Decarbonising the UK's housing stock
Where are we currently?
As part of the research, WPI Economic and Censuswide polled 2001 respondents and gathered insights from 252 property managers.
Ultimately, we found that despite Britons showing eagerness to decarbonise their homes, progress has nonetheless slowed in recent years. In fact, the total number of energy efficiency measures installed through government schemes fell notably from 2021 (453,000) to 2022 (204,000) according to figures from the Department of Energy Security and Net Zero,1 and despite the UK Government’s proposal to scale-up the market for heat pumps to around 600,000 by 2028, rates are currently just 11% of this figure.2
Moreover, statistics from the UK Climate Committee also show that the UK came last out of 21 of neighbouring countries for per capita installations of heat pumps in 2022, and 11th out of 21 for total volume installations.3 Put simply, we’re moving too slowly, and will need to seriously ramp-up efforts to deliver the substantial change we need over the coming months and years ahead.
What do we mean by 'net zero ready?'
The term ‘net zero ready’, as defined in the bespoke research carried out by WPI Economics and Censuswide in October 2023 for our report, refers to a property with “EPC C with insulation, double glazing and heating from a low carbon source”.
"If we look at the example existing UK Government legislation has had on UK landlords, 84% said they have considered or actually taken action to improve energy efficiency over the last five years."
Who is responsible for getting the UK ‘net zero’ ready?
Almost 68% of homeowners and 87% of landlords want support from their bank. But many believe that both governments and banks aren’t currently doing enough to support the transition.
Now, more than ever, it’s vital that financial institutions and businesses work with the UK Government to establish a comprehensive plan going forward. Our own five key policy asks include a long-term framework that provides certainty around sustainable home initiatives, calls for improvements on Energy Performance Certificates (EPCs), a system of stamp duty that rewards green home improvements, removing tax barriers for employers and the use of employer tax incentives to encourage green improvements.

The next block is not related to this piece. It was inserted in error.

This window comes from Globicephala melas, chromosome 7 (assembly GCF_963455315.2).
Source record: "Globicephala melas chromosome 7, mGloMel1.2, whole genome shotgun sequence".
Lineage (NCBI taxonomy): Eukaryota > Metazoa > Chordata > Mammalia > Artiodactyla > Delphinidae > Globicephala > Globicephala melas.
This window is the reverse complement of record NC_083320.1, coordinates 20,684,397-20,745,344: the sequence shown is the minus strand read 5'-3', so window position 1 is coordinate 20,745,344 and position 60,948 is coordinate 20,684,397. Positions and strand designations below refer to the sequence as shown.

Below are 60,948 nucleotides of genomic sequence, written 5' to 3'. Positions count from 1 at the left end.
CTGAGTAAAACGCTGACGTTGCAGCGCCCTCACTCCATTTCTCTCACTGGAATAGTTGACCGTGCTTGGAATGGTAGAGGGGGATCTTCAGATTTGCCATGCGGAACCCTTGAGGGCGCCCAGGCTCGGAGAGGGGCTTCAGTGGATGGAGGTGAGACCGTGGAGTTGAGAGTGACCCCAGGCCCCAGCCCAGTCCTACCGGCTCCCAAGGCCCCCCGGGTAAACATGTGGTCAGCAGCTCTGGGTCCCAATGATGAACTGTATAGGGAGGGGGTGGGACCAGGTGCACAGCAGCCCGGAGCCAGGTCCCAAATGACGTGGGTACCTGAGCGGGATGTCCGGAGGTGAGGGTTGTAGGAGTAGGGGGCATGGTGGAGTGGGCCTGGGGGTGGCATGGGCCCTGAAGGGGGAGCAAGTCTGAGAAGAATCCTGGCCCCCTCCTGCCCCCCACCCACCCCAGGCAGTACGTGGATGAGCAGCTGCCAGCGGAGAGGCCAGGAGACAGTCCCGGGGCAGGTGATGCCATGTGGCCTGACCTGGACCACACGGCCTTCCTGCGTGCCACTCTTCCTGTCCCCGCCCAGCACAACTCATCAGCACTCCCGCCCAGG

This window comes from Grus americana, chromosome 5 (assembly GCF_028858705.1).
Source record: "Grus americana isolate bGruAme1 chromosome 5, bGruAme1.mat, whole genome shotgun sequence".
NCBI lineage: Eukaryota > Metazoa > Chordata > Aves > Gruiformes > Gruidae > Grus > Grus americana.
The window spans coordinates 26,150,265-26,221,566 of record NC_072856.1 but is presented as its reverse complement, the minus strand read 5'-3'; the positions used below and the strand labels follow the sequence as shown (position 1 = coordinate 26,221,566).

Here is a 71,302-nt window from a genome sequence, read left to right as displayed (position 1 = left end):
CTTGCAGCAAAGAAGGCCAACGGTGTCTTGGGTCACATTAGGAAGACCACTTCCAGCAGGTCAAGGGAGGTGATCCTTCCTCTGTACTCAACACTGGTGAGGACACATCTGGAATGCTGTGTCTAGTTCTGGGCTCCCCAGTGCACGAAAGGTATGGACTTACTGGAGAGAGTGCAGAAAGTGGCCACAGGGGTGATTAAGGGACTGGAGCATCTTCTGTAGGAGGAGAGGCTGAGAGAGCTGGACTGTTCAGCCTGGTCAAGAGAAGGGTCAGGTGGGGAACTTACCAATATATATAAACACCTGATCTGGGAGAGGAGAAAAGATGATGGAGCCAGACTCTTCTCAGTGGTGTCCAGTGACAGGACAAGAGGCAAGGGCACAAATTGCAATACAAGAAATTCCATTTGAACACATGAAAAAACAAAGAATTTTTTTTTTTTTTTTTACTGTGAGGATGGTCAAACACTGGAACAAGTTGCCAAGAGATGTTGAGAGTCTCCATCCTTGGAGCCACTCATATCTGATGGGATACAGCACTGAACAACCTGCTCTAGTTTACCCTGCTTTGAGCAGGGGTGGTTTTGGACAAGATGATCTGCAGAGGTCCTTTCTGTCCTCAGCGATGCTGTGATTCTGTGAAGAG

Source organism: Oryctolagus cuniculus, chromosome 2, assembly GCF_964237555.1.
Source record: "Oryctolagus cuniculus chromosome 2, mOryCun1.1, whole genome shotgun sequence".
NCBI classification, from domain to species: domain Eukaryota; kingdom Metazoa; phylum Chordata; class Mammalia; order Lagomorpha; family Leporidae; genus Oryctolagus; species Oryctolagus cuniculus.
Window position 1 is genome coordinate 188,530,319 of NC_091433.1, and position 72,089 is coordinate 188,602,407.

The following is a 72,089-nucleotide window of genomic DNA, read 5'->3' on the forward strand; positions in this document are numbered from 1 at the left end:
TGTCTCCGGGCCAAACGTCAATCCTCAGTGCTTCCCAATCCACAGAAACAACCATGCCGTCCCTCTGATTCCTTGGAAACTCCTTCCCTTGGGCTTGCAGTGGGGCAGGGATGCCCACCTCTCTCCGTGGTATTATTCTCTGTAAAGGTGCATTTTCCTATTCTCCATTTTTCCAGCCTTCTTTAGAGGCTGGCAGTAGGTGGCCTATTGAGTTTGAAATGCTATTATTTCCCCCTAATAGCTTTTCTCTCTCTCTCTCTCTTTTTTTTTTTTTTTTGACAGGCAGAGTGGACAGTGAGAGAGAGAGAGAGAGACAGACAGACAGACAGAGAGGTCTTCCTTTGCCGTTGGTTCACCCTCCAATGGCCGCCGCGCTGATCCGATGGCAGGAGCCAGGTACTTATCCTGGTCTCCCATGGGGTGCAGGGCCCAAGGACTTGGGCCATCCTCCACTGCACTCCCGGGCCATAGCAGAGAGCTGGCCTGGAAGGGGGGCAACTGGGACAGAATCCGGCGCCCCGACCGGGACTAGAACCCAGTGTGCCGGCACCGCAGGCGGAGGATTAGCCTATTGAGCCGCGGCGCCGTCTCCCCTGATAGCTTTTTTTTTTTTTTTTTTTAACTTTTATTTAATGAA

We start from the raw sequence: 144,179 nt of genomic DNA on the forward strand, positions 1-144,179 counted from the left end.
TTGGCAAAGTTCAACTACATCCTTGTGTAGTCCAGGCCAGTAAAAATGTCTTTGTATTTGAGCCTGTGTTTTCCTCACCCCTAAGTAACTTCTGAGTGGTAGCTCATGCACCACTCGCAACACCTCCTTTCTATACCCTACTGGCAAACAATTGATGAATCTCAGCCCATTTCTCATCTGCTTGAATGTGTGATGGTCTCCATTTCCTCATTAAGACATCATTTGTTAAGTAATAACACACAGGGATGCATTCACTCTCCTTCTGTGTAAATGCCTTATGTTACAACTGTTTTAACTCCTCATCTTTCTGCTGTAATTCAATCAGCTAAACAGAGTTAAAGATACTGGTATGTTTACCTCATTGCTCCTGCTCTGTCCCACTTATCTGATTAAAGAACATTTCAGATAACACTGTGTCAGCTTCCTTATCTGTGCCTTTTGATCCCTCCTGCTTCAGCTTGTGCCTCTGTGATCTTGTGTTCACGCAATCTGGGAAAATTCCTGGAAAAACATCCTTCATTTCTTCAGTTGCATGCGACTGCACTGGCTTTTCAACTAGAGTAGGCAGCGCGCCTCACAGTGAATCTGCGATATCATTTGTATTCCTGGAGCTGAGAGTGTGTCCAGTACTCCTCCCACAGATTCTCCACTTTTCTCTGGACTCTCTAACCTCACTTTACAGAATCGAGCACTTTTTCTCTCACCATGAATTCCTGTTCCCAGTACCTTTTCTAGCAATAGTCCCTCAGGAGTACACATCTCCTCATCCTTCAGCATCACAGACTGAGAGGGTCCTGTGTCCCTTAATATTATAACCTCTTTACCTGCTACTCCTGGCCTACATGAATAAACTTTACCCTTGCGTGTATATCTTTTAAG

At the time of writing, we’ve provided over 2,000 customers with cashback for approved energy improvement initiatives through our Halifax Green Living Reward and Lloyds Bank Eco Home Reward.4
And as I say, as part of our recent Making Homes Greener initiative, we’re calling on the UK Government to deliver a clear, five-point plan to help make the UK’s homes more energy efficient. Yet despite the progress we’ve already made in supporting our customers to boost the energy efficiency of their homes, we know that now is not the time for complacency.
Our research shows that there’s significant room for improvement, but there’s also reasons to be optimistic. There’s still time to reduce carbon emissions and help our customers make their homes warmer and cheaper, but it will require collective action and collaboration from policymakers, energy companies, house builders, landlords, and banks to tackle the challenges ahead.
1. Department for Energy Security and Net Zero, UK Household Energy Efficiency Data to December 2022, 30 March 2023
2. UK Climate Change Committee, Progress in reducing UK emissions – 2023 Report to Parliament, p. 20
3. UK Climate Change Committee, Progress in reducing UK emissions – 2023 Report to Parliament, p. 148
Supporting the UK housing market
At Lloyds Banking Group we're working with businesses to ensure the supply of secure and sustainable homes in locations where people really want to live.
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